“We are not talking about a national ID card,” said Commerce Secretary Gary Locke. “We are not talking about a government-controlled system. What we are talking about is enhancing online security and privacy and reducing and perhaps even eliminating the need to memorize a dozen passwords, through creation and use of more trusted digital identities.”

As the recent Gawker hack showed, Locke has a point. It turned out that tons of users were protecting their identity with passwords like “1234567” and “cheese.” Not only was Gawker’s site compromised, but the hack quickly rippled out to other sites like Twitter and LinkedIn, where users employed the same puny passwords.

Check Out The 25 Dumbest Gawker Passwords, In Order, Right Here >>

The solution being considered now is a switch to more secure logins, like the OAuth system, which allows users to sign in from their Google or Facebook accounts.

Government ID would likely function in a similar way, an optional profile that users can create which is protected and validated by the government for use logging in to sites or paying for goods online.

Privacy sensitive users uncomfortable with giant corporations or government agencies acting as the arbiter of their online identity may want to get out a pencil now and start writing their passwords down in a very safe place.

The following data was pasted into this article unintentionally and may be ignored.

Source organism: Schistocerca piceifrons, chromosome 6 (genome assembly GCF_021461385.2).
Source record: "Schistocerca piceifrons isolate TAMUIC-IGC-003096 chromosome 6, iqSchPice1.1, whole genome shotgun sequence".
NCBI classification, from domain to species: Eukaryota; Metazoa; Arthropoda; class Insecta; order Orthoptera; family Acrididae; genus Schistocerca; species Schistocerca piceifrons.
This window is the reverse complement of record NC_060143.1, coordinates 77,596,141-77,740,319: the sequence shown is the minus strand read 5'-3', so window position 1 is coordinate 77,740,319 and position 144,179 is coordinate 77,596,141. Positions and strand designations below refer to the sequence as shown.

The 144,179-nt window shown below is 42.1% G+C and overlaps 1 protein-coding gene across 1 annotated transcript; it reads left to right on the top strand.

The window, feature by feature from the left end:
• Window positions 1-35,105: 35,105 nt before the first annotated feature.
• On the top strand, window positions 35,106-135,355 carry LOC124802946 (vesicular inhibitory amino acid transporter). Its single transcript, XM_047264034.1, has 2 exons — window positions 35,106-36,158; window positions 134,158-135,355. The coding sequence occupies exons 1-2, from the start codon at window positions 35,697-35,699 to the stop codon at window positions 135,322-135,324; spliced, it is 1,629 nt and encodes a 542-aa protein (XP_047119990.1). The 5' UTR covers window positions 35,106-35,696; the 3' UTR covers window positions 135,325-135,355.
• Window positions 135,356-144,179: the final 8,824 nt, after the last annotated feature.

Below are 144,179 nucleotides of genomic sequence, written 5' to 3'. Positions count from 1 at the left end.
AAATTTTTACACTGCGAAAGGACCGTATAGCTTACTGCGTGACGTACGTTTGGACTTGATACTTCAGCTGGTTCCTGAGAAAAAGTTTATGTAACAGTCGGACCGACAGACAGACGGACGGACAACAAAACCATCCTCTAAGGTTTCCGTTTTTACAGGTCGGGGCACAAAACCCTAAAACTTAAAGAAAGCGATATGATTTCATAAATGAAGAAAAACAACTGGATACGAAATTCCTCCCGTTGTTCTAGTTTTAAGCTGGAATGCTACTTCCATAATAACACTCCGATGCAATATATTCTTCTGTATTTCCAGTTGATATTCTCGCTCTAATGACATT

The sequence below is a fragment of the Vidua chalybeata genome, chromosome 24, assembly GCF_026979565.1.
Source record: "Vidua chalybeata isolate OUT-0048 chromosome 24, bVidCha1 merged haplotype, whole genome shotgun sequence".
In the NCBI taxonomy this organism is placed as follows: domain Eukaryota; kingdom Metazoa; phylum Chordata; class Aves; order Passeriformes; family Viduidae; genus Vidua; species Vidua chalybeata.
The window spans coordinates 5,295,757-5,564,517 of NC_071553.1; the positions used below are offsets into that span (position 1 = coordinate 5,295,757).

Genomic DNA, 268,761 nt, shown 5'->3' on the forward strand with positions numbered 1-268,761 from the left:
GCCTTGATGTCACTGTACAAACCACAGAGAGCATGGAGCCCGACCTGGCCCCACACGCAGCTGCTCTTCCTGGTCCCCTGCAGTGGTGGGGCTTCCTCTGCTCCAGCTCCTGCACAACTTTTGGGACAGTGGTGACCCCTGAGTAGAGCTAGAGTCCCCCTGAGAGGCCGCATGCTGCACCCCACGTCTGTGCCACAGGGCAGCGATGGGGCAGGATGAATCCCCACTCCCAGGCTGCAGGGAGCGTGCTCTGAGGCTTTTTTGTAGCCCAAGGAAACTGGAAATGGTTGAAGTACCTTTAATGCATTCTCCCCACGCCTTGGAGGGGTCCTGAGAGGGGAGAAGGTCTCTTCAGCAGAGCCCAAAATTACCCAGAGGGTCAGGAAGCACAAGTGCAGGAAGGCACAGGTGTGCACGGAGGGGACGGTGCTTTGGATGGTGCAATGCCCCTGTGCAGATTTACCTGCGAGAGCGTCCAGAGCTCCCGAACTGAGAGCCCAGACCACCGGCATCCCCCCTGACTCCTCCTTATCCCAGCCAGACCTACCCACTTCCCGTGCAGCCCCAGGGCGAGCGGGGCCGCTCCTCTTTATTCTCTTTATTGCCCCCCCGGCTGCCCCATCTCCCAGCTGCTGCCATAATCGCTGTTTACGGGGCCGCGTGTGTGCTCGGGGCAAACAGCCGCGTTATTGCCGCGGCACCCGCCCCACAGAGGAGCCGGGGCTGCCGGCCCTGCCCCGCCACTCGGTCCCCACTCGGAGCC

Source: Will County News

Tuitions have skyrocketed to pay for administrative bloat and exorbitant salaries,

 

Every young adult in Illinois deserves a chance at college. For many, a college degree is the path to breaking out of a cycle of poverty. For others, it’s a badge of honor to build upon the hard work of their parents. And it used to be that if someone couldn’t afford the cost of college, he could work his way through.

But years of massive growth in higher-education bureaucracies and outrageous increases in administrative pay and employee pension benefits have had an incredibly harmful effect.

Lower-income students are now priced out of a college degree. Tuitions have skyrocketed to pay for the administrative bloat and exorbitant salaries, and the costs are falling on taxpayers – and on families and students who are trying to get ahead through higher education.